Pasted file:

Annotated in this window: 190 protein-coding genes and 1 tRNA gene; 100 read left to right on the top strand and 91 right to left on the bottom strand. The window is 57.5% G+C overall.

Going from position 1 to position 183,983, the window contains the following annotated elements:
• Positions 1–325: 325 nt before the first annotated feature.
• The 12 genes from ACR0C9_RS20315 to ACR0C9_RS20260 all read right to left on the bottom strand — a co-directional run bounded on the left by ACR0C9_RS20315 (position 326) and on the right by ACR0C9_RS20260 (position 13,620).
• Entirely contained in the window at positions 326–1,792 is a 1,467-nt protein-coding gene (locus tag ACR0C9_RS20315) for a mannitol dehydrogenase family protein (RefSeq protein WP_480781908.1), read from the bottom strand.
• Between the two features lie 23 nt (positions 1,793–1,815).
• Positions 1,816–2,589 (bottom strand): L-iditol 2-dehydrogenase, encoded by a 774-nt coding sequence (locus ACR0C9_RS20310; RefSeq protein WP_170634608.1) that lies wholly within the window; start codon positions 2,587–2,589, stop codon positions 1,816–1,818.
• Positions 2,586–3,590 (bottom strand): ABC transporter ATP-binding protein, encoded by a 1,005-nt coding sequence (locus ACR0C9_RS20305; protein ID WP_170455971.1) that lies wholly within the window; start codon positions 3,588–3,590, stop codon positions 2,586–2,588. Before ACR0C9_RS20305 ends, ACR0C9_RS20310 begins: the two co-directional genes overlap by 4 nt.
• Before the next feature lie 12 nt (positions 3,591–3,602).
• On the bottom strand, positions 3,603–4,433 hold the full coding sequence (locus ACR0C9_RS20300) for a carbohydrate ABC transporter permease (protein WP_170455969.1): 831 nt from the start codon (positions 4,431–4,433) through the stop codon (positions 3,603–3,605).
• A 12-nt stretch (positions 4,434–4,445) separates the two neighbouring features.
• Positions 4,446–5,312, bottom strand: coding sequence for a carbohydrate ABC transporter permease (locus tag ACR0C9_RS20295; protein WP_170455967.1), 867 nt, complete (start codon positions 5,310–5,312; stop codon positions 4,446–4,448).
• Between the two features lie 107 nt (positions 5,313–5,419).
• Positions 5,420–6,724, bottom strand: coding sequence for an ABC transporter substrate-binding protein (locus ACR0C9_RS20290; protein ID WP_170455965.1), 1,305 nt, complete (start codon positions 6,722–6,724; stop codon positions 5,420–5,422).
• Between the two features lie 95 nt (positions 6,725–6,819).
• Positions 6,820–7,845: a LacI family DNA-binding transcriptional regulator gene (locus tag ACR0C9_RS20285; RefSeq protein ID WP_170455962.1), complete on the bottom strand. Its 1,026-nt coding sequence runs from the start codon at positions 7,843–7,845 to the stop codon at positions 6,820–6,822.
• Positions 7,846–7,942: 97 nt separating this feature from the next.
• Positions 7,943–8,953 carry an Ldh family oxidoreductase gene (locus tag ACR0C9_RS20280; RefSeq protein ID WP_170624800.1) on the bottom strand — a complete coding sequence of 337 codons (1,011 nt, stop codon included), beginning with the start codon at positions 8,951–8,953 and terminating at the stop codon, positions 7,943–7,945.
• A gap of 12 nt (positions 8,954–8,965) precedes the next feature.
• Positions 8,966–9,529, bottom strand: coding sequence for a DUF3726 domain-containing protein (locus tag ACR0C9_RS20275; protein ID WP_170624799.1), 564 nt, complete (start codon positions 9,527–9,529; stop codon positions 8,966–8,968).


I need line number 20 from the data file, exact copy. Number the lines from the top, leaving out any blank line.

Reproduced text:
• Positions 8,966–9,529, bottom strand: coding sequence for a DUF3726 domain-containing protein (locus tag ACR0C9_RS20275; protein ID WP_170624799.1), 564 nt, complete (start codon positions 9,527–9,529; stop codon positions 8,966–8,968).